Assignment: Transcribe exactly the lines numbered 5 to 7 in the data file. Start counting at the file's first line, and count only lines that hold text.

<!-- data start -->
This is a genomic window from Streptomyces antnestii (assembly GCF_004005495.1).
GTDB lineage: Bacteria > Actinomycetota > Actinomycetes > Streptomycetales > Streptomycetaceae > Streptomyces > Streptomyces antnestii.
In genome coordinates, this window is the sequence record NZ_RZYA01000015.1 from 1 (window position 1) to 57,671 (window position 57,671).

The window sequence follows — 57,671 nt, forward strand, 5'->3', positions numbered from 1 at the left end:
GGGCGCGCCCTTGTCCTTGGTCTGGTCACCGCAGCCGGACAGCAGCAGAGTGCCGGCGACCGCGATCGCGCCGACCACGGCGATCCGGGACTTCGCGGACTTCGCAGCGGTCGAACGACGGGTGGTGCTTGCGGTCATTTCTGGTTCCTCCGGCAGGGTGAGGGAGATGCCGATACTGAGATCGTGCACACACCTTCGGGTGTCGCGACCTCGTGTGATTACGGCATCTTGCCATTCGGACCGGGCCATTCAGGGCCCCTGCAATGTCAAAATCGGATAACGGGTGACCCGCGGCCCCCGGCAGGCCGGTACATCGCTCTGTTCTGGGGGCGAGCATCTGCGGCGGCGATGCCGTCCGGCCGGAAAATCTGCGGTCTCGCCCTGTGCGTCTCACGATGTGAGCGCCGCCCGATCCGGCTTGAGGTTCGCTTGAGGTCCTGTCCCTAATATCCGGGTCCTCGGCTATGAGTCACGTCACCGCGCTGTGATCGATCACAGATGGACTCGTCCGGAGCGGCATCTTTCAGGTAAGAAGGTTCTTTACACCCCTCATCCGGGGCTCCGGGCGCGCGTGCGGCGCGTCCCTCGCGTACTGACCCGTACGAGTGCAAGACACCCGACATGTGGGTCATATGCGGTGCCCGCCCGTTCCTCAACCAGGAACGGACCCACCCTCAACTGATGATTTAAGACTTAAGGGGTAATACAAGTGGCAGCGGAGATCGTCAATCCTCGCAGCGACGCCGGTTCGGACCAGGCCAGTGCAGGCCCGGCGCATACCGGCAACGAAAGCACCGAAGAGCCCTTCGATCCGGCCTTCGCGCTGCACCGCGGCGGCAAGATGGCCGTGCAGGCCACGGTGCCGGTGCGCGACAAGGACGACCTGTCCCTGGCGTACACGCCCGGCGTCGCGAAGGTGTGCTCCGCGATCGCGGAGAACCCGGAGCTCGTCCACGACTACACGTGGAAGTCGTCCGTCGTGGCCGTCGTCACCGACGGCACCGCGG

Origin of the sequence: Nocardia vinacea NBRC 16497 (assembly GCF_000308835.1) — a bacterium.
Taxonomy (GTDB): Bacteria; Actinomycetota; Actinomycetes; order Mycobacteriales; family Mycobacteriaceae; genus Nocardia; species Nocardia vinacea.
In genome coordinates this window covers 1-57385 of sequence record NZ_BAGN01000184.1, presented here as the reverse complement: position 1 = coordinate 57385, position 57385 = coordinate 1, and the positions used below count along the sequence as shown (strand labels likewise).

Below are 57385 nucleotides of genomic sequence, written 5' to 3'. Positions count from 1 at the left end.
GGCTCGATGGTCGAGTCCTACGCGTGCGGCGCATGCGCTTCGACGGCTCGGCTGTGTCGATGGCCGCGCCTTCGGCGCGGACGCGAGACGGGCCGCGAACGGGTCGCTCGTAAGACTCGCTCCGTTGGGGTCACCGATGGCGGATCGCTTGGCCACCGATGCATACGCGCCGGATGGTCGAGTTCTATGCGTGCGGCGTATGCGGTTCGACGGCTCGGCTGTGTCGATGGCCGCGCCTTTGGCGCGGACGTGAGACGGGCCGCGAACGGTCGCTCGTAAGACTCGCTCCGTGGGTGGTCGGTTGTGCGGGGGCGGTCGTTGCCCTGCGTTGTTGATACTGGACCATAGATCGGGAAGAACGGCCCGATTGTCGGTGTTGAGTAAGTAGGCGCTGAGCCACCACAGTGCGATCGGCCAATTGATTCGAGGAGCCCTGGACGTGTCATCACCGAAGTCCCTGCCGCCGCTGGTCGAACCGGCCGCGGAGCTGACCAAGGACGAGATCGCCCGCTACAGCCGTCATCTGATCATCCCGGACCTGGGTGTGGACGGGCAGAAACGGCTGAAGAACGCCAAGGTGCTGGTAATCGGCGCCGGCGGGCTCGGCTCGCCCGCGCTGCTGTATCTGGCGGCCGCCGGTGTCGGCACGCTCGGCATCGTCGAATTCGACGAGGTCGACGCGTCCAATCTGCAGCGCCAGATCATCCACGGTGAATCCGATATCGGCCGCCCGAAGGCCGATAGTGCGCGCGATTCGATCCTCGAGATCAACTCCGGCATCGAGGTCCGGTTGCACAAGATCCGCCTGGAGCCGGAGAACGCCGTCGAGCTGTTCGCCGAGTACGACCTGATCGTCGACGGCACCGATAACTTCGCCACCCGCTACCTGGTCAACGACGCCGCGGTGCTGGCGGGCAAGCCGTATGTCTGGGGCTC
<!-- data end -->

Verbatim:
GGGCGCGCCCTTGTCCTTGGTCTGGTCACCGCAGCCGGACAGCAGCAGAGTGCCGGCGACCGCGATCGCGCCGACCACGGCGATCCGGGACTTCGCGGACTTCGCAGCGGTCGAACGACGGGTGGTGCTTGCGGTCATTTCTGGTTCCTCCGGCAGGGTGAGGGAGATGCCGATACTGAGATCGTGCACACACCTTCGGGTGTCGCGACCTCGTGTGATTACGGCATCTTGCCATTCGGACCGGGCCATTCAGGGCCCCTGCAATGTCAAAATCGGATAACGGGTGACCCGCGGCCCCCGGCAGGCCGGTACATCGCTCTGTTCTGGGGGCGAGCATCTGCGGCGGCGATGCCGTCCGGCCGGAAAATCTGCGGTCTCGCCCTGTGCGTCTCACGATGTGAGCGCCGCCCGATCCGGCTTGAGGTTCGCTTGAGGTCCTGTCCCTAATATCCGGGTCCTCGGCTATGAGTCACGTCACCGCGCTGTGATCGATCACAGATGGACTCGTCCGGAGCGGCATCTTTCAGGTAAGAAGGTTCTTTACACCCCTCATCCGGGGCTCCGGGCGCGCGTGCGGCGCGTCCCTCGCGTACTGACCCGTACGAGTGCAAGACACCCGACATGTGGGTCATATGCGGTGCCCGCCCGTTCCTCAACCAGGAACGGACCCACCCTCAACTGATGATTTAAGACTTAAGGGGTAATACAAGTGGCAGCGGAGATCGTCAATCCTCGCAGCGACGCCGGTTCGGACCAGGCCAGTGCAGGCCCGGCGCATACCGGCAACGAAAGCACCGAAGAGCCCTTCGATCCGGCCTTCGCGCTGCACCGCGGCGGCAAGATGGCCGTGCAGGCCACGGTGCCGGTGCGCGACAAGGACGACCTGTCCCTGGCGTACACGCCCGGCGTCGCGAAGGTGTGCTCCGCGATCGCGGAGAACCCGGAGCTCGTCCACGACTACACGTGGAAGTCGTCCGTCGTGGCCGTCGTCACCGACGGCACCGCGG

Origin of the sequence: Nocardia vinacea NBRC 16497 (assembly GCF_000308835.1) — a bacterium.
Taxonomy (GTDB): Bacteria; Actinomycetota; Actinomycetes; order Mycobacteriales; family Mycobacteriaceae; genus Nocardia; species Nocardia vinacea.